I don’t know if I am thrilled or ashamed that the staff at my local Starbucks know both my name and my usual order. On the one hand I always dreamed of being a regular somewhere ever since that one episode of Cheers I sort of watched that one day when I was home sick from school.
But now that I am older I realize that being a regular is more of a testament to having more money than sense than being any real accomplishment.
In the time that I was off work because of my accident I actually thought I had kicked my Starbucks Addiction. 10 weeks without a Grande anything seemed like the perfect cure and I honestly thought that going in after weeks away would be like greeting an old friend, familiar yet somehow uncomfortable, both parties having grown up and grown apart.
But when the first drops of that non-fat chai hit my lips I felt the addiction spring back up far more acute and real to me than ever before.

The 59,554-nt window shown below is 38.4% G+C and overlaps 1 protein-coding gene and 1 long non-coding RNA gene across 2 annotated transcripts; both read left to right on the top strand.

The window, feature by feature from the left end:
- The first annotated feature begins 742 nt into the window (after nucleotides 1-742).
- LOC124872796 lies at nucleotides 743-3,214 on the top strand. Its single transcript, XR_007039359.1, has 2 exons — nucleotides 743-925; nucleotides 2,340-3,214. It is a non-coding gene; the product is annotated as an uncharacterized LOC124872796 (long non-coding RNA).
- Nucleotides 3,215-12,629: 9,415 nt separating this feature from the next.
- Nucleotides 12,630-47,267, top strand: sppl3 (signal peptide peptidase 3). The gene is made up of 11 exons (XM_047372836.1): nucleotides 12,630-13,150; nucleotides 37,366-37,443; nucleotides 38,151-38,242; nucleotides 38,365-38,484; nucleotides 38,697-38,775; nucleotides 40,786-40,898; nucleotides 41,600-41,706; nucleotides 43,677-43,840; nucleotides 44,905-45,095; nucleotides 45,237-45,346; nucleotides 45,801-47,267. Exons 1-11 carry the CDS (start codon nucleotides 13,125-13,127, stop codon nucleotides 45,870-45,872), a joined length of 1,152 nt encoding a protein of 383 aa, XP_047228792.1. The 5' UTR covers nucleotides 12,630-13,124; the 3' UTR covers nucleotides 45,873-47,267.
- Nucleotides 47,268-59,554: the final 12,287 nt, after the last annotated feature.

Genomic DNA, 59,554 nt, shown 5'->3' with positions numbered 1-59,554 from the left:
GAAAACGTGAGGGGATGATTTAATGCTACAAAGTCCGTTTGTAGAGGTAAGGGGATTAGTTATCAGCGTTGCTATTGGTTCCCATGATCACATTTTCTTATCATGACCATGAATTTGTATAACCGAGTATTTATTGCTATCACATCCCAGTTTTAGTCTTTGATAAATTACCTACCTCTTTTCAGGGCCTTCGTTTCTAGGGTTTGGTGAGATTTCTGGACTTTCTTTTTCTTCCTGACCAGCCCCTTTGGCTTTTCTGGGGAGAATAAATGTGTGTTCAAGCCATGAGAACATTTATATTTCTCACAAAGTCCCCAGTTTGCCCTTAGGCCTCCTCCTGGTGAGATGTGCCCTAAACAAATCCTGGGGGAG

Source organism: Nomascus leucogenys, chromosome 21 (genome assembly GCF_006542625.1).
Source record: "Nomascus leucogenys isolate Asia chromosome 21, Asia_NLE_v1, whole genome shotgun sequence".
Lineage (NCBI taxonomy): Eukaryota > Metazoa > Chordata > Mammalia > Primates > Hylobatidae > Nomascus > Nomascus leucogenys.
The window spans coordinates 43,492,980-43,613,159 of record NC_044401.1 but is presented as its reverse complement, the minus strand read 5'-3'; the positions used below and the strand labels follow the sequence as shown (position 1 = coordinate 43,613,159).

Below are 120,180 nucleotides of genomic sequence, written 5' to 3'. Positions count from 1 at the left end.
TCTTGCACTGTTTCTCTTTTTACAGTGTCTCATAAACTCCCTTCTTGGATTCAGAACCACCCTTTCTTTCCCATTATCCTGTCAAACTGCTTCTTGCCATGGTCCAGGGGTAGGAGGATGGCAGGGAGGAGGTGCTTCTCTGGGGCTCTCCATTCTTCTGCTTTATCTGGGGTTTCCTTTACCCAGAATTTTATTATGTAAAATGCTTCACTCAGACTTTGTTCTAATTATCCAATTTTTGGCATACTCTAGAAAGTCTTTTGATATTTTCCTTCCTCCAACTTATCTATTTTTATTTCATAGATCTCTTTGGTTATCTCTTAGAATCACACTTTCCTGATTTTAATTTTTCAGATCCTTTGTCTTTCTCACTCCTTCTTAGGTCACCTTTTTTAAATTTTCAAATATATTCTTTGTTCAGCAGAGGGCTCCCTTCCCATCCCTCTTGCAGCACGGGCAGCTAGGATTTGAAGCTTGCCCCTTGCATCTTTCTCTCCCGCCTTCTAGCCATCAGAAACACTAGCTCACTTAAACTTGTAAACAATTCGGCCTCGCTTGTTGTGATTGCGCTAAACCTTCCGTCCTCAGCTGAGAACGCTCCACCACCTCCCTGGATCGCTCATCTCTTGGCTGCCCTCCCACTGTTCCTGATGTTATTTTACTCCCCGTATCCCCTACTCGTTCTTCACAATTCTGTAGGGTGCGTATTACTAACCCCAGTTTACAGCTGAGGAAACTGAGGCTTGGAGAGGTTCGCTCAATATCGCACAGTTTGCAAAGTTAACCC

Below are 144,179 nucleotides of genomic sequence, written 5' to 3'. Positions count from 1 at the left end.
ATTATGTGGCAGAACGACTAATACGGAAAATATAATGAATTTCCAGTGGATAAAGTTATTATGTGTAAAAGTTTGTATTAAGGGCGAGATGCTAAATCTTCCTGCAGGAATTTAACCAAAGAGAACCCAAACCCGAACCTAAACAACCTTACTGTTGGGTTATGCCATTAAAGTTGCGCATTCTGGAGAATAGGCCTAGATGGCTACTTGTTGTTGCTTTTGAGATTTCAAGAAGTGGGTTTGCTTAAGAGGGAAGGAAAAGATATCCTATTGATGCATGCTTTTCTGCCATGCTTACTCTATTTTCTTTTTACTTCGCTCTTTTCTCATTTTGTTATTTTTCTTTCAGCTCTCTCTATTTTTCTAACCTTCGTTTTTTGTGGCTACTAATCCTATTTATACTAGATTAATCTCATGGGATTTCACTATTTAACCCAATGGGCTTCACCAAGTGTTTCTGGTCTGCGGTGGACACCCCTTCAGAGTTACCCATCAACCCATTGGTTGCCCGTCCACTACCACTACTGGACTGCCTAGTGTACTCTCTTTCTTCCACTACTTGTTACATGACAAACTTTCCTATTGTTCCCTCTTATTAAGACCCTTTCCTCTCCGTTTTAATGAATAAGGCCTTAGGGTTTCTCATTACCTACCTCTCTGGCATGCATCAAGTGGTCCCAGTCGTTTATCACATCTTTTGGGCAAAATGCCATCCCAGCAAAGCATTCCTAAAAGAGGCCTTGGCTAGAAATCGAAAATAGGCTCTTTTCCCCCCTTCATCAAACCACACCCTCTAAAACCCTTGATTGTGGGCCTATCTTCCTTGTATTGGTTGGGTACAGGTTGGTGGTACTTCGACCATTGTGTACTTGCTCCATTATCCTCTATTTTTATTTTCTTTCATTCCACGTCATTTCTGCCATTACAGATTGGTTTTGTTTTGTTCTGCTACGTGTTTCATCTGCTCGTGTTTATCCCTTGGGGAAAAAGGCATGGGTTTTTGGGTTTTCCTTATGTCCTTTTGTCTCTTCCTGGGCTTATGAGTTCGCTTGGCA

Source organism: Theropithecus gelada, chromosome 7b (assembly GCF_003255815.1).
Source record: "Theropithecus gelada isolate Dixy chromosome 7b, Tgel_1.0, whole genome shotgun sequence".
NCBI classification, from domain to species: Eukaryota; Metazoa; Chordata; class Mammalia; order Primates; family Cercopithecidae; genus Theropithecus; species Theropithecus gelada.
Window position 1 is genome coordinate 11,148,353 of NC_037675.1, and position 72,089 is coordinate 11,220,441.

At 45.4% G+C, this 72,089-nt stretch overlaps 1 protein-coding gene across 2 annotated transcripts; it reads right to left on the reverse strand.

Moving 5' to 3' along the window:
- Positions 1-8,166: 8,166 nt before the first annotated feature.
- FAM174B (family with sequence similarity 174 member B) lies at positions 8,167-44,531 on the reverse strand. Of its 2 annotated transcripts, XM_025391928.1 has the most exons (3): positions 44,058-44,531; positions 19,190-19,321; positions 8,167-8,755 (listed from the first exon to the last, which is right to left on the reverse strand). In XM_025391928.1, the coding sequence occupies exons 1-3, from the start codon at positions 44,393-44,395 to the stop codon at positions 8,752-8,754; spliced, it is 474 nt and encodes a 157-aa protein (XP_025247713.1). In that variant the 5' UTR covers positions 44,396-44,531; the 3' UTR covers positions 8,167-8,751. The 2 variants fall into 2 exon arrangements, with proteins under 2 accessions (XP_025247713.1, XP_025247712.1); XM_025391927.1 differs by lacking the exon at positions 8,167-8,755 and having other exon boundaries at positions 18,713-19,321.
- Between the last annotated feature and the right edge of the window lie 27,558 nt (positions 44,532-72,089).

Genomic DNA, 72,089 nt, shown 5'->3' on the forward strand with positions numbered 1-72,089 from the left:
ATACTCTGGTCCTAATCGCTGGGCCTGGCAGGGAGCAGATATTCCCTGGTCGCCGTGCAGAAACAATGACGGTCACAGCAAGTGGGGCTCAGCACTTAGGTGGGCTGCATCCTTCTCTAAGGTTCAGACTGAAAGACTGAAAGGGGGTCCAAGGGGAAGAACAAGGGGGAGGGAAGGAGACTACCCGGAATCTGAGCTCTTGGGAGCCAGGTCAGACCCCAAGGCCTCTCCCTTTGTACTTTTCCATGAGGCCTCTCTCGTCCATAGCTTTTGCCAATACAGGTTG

I honestly wake up every weekday itching for my next fix. On the weekends the shame kicks in again and I am determined that next week I won’t fall prey to the overpriced, waistline thickening deliciousness.
But Monday always finds me back in the lineup desperately clutching my Gold Card and impatiently waiting my turn.
And then the Barista greets me by name (it doesn’t matter which one, they all know me) and asks if I’m having the usual. At this point I usually smile awkwardly, avoid eye contact and hand over my hard earned money in exchange for my next fix.
Sometimes I do this twice in one day.
It’s become ridiculous.
And it has to stop.
On Monday I plan to leave all methods of Payment at home and quit cold turkey. Hopefully my long hidden self-restraint will kick in and I won’t finish the day desperately begging a coworker to lend me five dollars so I can continue by addiction.
Wish me luck, dear reader.
Maybe the pain of withdrawal will help me be a better writer.
Or maybe I’ll just be really bitchy for the next few weeks.